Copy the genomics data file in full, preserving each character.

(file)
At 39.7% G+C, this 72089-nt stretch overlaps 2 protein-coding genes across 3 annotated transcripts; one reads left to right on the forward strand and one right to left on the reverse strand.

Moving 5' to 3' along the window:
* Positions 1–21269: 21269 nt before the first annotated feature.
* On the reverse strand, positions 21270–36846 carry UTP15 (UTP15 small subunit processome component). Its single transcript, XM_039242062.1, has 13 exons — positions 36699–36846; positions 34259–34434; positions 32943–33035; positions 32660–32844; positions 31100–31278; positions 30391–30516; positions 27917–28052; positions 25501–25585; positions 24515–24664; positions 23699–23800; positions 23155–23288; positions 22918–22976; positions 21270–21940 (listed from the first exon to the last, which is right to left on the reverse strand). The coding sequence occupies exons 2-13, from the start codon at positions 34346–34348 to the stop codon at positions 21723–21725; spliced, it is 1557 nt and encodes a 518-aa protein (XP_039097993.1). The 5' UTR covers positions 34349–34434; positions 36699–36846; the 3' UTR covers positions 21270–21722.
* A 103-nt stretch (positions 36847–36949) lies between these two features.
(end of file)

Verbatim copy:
At 39.7% G+C, this 72089-nt stretch overlaps 2 protein-coding genes across 3 annotated transcripts; one reads left to right on the forward strand and one right to left on the reverse strand.

Moving 5' to 3' along the window:
* Positions 1–21269: 21269 nt before the first annotated feature.
* On the reverse strand, positions 21270–36846 carry UTP15 (UTP15 small subunit processome component). Its single transcript, XM_039242062.1, has 13 exons — positions 36699–36846; positions 34259–34434; positions 32943–33035; positions 32660–32844; positions 31100–31278; positions 30391–30516; positions 27917–28052; positions 25501–25585; positions 24515–24664; positions 23699–23800; positions 23155–23288; positions 22918–22976; positions 21270–21940 (listed from the first exon to the last, which is right to left on the reverse strand). The coding sequence occupies exons 2-13, from the start codon at positions 34346–34348 to the stop codon at positions 21723–21725; spliced, it is 1557 nt and encodes a 518-aa protein (XP_039097993.1). The 5' UTR covers positions 34349–34434; positions 36699–36846; the 3' UTR covers positions 21270–21722.
* A 103-nt stretch (positions 36847–36949) lies between these two features.